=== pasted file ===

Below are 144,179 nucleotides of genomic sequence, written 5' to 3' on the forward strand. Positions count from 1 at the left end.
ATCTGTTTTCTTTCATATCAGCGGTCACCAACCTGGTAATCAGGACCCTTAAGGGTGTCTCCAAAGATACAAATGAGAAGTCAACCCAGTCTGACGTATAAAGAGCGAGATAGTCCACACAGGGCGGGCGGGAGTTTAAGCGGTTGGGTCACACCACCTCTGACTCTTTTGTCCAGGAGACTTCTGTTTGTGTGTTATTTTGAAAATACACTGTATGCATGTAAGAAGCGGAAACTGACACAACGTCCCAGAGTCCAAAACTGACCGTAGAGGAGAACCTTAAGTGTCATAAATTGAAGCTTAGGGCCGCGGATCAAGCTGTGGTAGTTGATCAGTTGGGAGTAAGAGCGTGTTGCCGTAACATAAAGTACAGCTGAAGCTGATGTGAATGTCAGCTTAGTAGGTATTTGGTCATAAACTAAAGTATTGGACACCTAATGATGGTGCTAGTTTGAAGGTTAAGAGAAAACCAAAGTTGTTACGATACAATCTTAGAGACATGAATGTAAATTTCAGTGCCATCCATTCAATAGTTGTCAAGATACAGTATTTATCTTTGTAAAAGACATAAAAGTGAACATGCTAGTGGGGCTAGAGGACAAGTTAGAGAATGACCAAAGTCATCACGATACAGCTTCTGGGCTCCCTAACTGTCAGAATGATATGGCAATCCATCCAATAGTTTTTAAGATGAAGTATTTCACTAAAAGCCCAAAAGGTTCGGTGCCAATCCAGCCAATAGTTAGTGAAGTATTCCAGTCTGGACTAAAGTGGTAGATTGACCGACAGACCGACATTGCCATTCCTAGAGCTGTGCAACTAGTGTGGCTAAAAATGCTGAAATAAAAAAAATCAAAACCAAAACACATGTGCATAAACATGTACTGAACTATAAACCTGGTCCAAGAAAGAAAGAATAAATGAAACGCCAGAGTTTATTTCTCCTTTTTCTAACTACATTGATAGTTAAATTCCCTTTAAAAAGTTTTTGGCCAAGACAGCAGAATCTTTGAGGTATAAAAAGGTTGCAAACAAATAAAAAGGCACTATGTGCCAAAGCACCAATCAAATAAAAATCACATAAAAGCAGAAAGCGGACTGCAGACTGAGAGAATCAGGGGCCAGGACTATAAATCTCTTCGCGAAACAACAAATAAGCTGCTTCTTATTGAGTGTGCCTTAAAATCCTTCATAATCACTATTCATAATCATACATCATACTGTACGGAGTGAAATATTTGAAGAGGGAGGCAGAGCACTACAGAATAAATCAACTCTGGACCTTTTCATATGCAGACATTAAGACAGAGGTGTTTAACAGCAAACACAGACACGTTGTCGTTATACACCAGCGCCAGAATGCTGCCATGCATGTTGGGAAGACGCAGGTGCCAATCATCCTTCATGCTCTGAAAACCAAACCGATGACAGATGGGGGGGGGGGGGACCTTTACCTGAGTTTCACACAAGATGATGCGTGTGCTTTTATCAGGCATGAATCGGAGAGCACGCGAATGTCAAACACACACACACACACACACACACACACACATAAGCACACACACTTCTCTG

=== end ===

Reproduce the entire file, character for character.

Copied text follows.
Below are 144,179 nucleotides of genomic sequence, written 5' to 3' on the forward strand. Positions count from 1 at the left end.
ATCTGTTTTCTTTCATATCAGCGGTCACCAACCTGGTAATCAGGACCCTTAAGGGTGTCTCCAAAGATACAAATGAGAAGTCAACCCAGTCTGACGTATAAAGAGCGAGATAGTCCACACAGGGCGGGCGGGAGTTTAAGCGGTTGGGTCACACCACCTCTGACTCTTTTGTCCAGGAGACTTCTGTTTGTGTGTTATTTTGAAAATACACTGTATGCATGTAAGAAGCGGAAACTGACACAACGTCCCAGAGTCCAAAACTGACCGTAGAGGAGAACCTTAAGTGTCATAAATTGAAGCTTAGGGCCGCGGATCAAGCTGTGGTAGTTGATCAGTTGGGAGTAAGAGCGTGTTGCCGTAACATAAAGTACAGCTGAAGCTGATGTGAATGTCAGCTTAGTAGGTATTTGGTCATAAACTAAAGTATTGGACACCTAATGATGGTGCTAGTTTGAAGGTTAAGAGAAAACCAAAGTTGTTACGATACAATCTTAGAGACATGAATGTAAATTTCAGTGCCATCCATTCAATAGTTGTCAAGATACAGTATTTATCTTTGTAAAAGACATAAAAGTGAACATGCTAGTGGGGCTAGAGGACAAGTTAGAGAATGACCAAAGTCATCACGATACAGCTTCTGGGCTCCCTAACTGTCAGAATGATATGGCAATCCATCCAATAGTTTTTAAGATGAAGTATTTCACTAAAAGCCCAAAAGGTTCGGTGCCAATCCAGCCAATAGTTAGTGAAGTATTCCAGTCTGGACTAAAGTGGTAGATTGACCGACAGACCGACATTGCCATTCCTAGAGCTGTGCAACTAGTGTGGCTAAAAATGCTGAAATAAAAAAAATCAAAACCAAAACACATGTGCATAAACATGTACTGAACTATAAACCTGGTCCAAGAAAGAAAGAATAAATGAAACGCCAGAGTTTATTTCTCCTTTTTCTAACTACATTGATAGTTAAATTCCCTTTAAAAAGTTTTTGGCCAAGACAGCAGAATCTTTGAGGTATAAAAAGGTTGCAAACAAATAAAAAGGCACTATGTGCCAAAGCACCAATCAAATAAAAATCACATAAAAGCAGAAAGCGGACTGCAGACTGAGAGAATCAGGGGCCAGGACTATAAATCTCTTCGCGAAACAACAAATAAGCTGCTTCTTATTGAGTGTGCCTTAAAATCCTTCATAATCACTATTCATAATCATACATCATACTGTACGGAGTGAAATATTTGAAGAGGGAGGCAGAGCACTACAGAATAAATCAACTCTGGACCTTTTCATATGCAGACATTAAGACAGAGGTGTTTAACAGCAAACACAGACACGTTGTCGTTATACACCAGCGCCAGAATGCTGCCATGCATGTTGGGAAGACGCAGGTGCCAATCATCCTTCATGCTCTGAAAACCAAACCGATGACAGATGGGGGGGGGGGGGACCTTTACCTGAGTTTCACACAAGATGATGCGTGTGCTTTTATCAGGCATGAATCGGAGAGCACGCGAATGTCAAACACACACACACACACACACACACACACACATAAGCACACACACTTCTCTG